Northern Ireland is different. We’re separated from the rest of Great Britain by the Irish sea and we have the only land border with Europe. We have a ‘troubled’ history, but then it is the most beautiful part of this United Kingdom!
Surveys and polling suggest that almost a third of people here attend church regularly. The numbers from the churches themselves suggest a lower figure, but still indicate that a quarter of the population are churchgoers. Nominalism and cultural Christianity are in decline, but there’s still a group of churchgoers who don’t have a living relationship with Jesus. So statistically nearly everyone in Northern Ireland knows someone who goes to church, and hopefully that churchgoer has a real and vital faith.
The Church in Northern Ireland has shrunk over the last 20 years, but decline seems to be bottoming out and, compared with the rest of the UK, attendance rates are high. That is a great base from which to evangelise and there are significant stories of growth in new and established churches alike.
A minister with two small rural Presbyterian churches has seen at least one person become a Christian each month for the last 40 months. The oldest was a 92-year-old lady weeks before her death.
A new church in a former market town has seen hundreds come to faith on the streets. They have people out in the town centre regularly asking people: “If God could do one miracle in your life, what would it be?” As people respond they ask if they can pray with the person and wait for God to show up.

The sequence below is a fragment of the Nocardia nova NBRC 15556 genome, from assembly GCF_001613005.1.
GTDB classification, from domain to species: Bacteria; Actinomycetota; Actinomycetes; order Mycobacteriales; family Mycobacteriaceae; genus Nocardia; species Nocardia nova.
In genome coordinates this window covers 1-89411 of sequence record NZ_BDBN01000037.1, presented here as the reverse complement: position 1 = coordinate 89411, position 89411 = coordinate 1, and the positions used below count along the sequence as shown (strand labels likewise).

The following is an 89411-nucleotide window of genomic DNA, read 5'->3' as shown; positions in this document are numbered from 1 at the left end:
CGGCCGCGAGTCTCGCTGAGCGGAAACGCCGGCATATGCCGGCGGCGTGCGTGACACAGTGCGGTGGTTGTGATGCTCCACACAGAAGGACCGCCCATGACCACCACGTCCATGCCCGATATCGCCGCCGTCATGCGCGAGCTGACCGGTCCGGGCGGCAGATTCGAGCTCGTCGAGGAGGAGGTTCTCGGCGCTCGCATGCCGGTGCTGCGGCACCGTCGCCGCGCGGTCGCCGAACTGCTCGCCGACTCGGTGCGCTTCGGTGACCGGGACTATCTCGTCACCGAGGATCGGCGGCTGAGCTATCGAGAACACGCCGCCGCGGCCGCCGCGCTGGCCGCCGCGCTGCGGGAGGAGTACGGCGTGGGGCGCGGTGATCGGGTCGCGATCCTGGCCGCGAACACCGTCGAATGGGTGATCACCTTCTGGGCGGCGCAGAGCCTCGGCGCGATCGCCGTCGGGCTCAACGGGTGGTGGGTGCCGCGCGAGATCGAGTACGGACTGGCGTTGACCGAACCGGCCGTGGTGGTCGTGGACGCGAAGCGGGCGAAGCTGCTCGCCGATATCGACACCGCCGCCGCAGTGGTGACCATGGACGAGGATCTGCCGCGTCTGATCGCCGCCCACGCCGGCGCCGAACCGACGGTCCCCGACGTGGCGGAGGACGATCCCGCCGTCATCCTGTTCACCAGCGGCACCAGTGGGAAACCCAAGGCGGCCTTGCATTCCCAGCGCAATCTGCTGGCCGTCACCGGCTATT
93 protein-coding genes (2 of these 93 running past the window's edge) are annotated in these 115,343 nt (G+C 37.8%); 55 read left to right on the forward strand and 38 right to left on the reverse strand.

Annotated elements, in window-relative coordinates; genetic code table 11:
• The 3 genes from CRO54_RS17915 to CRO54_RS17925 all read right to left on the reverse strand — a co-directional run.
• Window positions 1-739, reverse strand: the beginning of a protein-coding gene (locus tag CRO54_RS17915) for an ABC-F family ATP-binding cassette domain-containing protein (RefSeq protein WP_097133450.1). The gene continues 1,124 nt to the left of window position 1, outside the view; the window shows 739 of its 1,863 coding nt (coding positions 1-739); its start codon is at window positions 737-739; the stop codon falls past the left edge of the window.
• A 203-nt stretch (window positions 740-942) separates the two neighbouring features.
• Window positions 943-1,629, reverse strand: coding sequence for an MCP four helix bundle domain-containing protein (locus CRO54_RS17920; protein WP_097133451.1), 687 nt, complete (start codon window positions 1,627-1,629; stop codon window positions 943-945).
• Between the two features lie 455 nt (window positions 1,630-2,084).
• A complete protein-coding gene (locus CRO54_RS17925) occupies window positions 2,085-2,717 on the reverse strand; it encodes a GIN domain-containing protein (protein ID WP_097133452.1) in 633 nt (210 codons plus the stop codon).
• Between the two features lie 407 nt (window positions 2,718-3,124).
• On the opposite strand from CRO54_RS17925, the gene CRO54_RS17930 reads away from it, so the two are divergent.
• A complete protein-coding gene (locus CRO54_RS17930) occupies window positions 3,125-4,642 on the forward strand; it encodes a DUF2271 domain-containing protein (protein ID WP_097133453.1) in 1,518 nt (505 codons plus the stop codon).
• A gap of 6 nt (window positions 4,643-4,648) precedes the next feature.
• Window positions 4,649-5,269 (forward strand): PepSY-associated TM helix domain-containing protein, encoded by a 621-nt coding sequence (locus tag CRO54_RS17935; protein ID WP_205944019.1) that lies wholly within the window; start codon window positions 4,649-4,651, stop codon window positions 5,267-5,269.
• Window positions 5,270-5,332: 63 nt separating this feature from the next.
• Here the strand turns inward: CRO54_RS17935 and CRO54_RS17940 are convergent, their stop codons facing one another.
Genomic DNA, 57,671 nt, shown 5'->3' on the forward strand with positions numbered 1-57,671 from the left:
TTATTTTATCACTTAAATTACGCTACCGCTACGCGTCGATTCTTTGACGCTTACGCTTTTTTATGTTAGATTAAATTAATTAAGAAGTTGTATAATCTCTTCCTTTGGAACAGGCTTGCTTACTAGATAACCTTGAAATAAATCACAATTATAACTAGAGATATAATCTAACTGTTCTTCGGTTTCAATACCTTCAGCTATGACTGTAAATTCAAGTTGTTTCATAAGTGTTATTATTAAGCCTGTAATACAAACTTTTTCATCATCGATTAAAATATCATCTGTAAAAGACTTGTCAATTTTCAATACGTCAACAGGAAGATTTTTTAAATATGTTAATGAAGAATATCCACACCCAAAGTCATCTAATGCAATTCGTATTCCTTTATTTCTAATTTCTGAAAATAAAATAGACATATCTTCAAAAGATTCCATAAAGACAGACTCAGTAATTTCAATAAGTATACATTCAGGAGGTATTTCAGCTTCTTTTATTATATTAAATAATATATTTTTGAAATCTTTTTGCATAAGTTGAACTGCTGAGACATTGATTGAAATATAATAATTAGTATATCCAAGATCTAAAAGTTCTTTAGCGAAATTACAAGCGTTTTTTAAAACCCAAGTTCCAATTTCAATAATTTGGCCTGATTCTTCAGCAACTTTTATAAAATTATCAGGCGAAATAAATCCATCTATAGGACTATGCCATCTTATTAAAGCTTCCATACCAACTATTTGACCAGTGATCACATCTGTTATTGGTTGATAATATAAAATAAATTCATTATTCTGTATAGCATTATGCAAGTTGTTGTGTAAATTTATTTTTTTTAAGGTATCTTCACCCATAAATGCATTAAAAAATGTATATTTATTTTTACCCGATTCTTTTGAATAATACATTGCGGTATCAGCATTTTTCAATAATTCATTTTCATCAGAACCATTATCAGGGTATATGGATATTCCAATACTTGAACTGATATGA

A city-centre Anglican church has a mix of older traditional parishioners and young professionals and families. They use Alpha, door-to-door and the My Hope DVD from the Billy Graham Evangelistic Association. This year they have seen at least one person give their life to Jesus each week, and the church is thriving. A rural Baptist church saw three men make a commitment to Jesus during a weekend mission. One was an 82-year-old man, the others much younger and wrestling with significant issues in their lives.
One of the best parts of being a national director for the Alliance is travelling round churches and hearing what God is doing. It is wonderful to hear again and again stories of people coming to faith. Big churches and small churches, established and new congregations. Individuals and groups, young and old. In fact, while the statistics suggest that older men have very little chance of coming to faith, we are seeing the statistics proved wrong.
There are a significant number of Ulster rugby players who are Christians and they are keen to share their faith. In partnership with CVM they have been running events across the country and seeing people respond. The players also serve as role models for many others, inspiring us to be bolder in sharing our faith.
There’s also a real passion to see people across Ireland meet Jesus for the first time. The Spirit isn’t curtailed by national borders and there are new relationships being formed to see the whole island won for Jesus.
Ireland has a history as a missionary nation, from Colombanus to Amy Carmichael. St Patrick is famous the world over as a missionary to and throughout the island. The 1859 Revival is said to have seen more than 100,000 people come to faith in Jesus.
Our prayer is that over the next 100 years, the Irish once again save civilisation – if you know that book – with a new missionary movement; that there is such an outpouring of the Spirit, that it simply can’t be contained in this little island.
To connect with Peter and the team in Northern Ireland, visit the Evangelical Alliance Northern Ireland web page.